Faneuil Hall, one of the country’s most popular tourist destinations, is a welcome sight after you’ve walked across the brick windtunnel of Government Center Plaza passed City Hall, arguably the ugliest building in the history of concrete. Within the 6.5-acre marketplace, the 49 shops, 18 restaurants and pubs, 35 Colonnade eateries and 44 pushcarts attract almost 20 million people each year. But it’s getting a little stale since the area’s rebirth in the 1900s.

As with any renovation project at a historic landmark, the question of progress versus preservation takes center stage as the Boston Redevelopment Authority gears up to vote on an estimated $40 to $60 million project that will change the face of the marketplace on Thursday night.

These plans would bring in some big changes: Among other tweaks and tune-ups, the plans would revamp the Quincy Market food court, put in a new glass-enclosed storefront where a greenhouse stands and would bring in a 200-room hotel in the South Market building, granite slabs where cobblestones sit and new entrances to the markets.

Ashkenazy Acquisition Corporation acquired the lease to famous three-building complex in September, 2011 from the BRA. From there, shop owners lease from Ashkenazy. Confused yet? So are many vendors. Ashkenazy has been making steady renovations throughout the hallowed halls over the past few years instead of undertaking a broad sweep of improvements with no time table, which has local merchants concerned. Business owners fear that Ashkenazy will send them packing to make room for national chains.

“Since 2011, they stopped giving us leases,” Harry Haralabatos, owner of Aris BBQ, said.

“Whoever’s lease was coming up or running out they wouldn’t renew it except some major players like Pizza Regina and Boston Chowda and a few others like Ned Devine’s upstairs like big players got leases. We never got leases.”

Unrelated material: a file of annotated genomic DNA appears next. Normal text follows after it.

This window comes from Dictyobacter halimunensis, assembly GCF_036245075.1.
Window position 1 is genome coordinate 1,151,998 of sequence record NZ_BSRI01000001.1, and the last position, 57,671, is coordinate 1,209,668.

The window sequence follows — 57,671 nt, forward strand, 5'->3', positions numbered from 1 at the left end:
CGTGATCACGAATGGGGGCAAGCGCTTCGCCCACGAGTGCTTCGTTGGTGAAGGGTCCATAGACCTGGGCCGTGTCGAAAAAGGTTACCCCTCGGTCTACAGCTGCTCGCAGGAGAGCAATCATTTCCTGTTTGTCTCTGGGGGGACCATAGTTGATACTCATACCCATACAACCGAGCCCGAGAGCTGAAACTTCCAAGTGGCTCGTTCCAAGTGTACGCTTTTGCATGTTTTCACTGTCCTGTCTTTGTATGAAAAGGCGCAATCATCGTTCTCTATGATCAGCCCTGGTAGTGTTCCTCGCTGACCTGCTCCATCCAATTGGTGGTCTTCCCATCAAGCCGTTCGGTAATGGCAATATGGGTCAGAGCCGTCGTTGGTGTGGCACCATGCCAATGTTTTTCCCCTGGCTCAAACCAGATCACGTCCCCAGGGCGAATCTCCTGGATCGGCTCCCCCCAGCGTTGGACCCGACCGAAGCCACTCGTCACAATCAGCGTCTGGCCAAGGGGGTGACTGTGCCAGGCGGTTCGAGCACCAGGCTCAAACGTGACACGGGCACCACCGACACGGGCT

Faneuil Hall wasn’t always a beautiful destination. In fact, it was in such a state of disrepair that it was targeted for demolition until Bostonians rallied to preserve it in the 70s.

“Quincy Market is one of the best urban renewal projects we’ve remodeled in the whole country,” Boston Pewter owner Jeff Allen said. “We’re looking forward to the renovations. We need them. The property is tired, but we want to be a part of the process, instead of operating in a diminished capacity.”

Allen said that he is worried that his 36-year run in Quincy Market will come to a close once national chains gobble up local merchants. 

“In the 1980s, we had mostly local businesses here,” Allen said. “When you’re talking about letting our leases end and bringing in national chains, you’re talking about going in the wrong direction. Keep it original, keep it simple. It’s not a hard concept. I want it renovated, but I want to be here.” 

Haralabatos voiced similar concerns about the possibility of being shipped out in the name of progress.

“I am an original vendor,” Haralabatos said. “At the 25-year mark, they commemorated us and next week it’s going to be 40 years here. My dad is like 76 years old, he was 30-something when he got this place ... This is a family-owned business. This isn’t McDonald's. I don’t have any shareholders. I answer to them and my wife when I go home. If I lose the place, who do I answer to? What do I do? I am 46, start over at 46?”

A representative from Askenazy did not immediately return calls from the Metro.

The BRA will take a vote on the fate of Faneuil Hall on Thursday evening.